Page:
Several UK newspapers today trumpet the Chancellor's Autumn Statement yesterday as heralding the end of austerity. Nothing could be further from the truth.
Chart 4.10 in the Office for Budget Responsibility's (OBR) Economic and Fiscal Outlook shows the size of the state in Britain continuing to shrink dramatically.
From around 46% in 2010-11 total public spending as a percentage of GDP is projected to fall to 36.4% in 2020-21. This is as low as it was in 2000-01 after the long decline from around 48% after eighteen years of Conservative government - the 1997 Labour government initially adopted Conservative spending aggregate plans in an attempt to gain fiscal credibility. Prior to 200-01 the last time total public spending amounted to around 36% of GDP was in the mid 1950s.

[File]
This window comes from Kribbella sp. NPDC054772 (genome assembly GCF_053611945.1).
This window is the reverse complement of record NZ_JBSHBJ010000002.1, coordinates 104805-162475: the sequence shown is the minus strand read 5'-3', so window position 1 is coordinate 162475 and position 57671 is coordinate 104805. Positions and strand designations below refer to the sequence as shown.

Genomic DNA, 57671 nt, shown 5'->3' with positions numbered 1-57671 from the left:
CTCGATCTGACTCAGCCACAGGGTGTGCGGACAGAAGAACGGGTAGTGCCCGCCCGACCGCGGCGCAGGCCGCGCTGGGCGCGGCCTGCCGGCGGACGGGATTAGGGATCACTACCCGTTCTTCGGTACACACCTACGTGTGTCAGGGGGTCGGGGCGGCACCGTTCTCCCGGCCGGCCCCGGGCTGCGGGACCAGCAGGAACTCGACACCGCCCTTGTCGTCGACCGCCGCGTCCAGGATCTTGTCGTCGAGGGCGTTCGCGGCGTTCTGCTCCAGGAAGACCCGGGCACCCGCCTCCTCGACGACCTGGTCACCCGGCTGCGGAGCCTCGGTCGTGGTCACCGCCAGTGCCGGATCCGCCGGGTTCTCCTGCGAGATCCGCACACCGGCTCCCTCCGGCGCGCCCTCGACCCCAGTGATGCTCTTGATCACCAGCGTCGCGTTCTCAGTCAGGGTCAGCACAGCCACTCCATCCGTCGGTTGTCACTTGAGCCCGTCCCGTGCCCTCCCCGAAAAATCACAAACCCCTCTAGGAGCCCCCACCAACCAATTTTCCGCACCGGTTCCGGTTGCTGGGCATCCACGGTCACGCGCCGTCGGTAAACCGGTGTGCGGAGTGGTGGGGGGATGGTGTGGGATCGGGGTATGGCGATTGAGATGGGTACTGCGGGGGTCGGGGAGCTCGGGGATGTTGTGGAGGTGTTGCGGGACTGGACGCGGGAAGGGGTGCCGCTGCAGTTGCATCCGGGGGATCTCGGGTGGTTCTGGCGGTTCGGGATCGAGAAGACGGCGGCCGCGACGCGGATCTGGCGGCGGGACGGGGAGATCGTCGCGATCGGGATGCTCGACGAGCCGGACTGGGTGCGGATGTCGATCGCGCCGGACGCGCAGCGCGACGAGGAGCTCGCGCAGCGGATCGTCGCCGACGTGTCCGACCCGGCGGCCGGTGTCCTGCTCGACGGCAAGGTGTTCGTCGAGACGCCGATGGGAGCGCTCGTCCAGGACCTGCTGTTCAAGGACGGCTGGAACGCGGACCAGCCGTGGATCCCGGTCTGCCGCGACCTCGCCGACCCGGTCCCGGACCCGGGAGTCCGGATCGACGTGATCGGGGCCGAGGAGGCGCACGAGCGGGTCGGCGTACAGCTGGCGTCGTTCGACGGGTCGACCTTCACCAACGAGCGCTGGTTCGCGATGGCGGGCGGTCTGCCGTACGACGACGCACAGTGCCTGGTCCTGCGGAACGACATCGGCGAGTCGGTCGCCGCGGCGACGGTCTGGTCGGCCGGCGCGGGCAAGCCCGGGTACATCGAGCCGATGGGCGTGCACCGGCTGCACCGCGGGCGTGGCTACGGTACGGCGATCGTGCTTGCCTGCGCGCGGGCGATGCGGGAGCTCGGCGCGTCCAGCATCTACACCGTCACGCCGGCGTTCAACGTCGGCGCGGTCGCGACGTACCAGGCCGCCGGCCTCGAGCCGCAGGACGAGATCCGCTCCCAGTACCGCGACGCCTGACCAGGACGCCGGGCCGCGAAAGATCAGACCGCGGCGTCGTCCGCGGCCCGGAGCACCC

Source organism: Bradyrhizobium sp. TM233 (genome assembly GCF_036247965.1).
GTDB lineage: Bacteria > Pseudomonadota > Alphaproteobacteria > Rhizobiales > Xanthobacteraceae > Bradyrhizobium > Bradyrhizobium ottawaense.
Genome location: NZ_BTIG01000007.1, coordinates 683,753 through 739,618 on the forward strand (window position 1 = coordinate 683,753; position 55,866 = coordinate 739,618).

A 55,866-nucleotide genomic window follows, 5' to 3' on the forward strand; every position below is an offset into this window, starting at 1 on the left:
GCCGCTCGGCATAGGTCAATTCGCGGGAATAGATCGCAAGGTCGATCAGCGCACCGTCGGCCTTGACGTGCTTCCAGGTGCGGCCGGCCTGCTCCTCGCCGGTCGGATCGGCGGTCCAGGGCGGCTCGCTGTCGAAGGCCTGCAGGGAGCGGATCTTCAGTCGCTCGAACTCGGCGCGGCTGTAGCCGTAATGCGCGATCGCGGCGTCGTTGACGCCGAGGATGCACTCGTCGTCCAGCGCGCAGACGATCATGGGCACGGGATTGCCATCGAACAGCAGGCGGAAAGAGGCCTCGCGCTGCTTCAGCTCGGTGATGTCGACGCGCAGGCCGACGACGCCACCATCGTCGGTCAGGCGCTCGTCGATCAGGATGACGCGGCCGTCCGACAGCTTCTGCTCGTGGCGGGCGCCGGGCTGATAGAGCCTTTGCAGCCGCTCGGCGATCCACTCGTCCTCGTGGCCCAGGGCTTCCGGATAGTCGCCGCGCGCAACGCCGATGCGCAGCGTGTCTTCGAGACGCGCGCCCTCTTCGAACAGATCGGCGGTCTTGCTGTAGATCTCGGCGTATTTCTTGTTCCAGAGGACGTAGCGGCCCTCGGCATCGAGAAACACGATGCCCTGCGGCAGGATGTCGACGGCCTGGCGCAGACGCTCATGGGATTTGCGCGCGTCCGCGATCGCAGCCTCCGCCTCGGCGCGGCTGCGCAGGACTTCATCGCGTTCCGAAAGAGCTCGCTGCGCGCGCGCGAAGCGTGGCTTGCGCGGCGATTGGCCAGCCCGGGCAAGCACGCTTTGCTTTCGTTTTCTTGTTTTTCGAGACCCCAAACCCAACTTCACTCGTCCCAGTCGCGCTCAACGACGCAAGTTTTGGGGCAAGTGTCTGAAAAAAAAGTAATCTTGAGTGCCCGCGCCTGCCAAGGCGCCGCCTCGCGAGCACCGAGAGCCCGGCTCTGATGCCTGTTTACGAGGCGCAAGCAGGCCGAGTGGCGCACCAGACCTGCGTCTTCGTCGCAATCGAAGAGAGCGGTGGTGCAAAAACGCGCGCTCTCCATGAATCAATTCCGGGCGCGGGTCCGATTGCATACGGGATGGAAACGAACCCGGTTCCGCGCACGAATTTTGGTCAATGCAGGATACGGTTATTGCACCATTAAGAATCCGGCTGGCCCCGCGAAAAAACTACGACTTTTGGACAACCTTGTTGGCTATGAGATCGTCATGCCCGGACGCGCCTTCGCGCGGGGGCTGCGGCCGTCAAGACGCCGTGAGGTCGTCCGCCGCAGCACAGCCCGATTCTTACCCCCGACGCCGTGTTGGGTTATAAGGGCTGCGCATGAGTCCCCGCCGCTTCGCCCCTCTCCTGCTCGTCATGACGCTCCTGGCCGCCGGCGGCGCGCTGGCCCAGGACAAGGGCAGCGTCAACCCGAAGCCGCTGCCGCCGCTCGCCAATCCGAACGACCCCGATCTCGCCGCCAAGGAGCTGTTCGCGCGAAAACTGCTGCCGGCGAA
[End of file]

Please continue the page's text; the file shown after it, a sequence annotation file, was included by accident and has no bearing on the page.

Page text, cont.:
The Chancellor may have done a U-turn on his plans to cut tax credits but he still hopes to cut the size of the British state by 20% in ten years, twice as fast as the paring back of the state under the Thatcher/Major governments.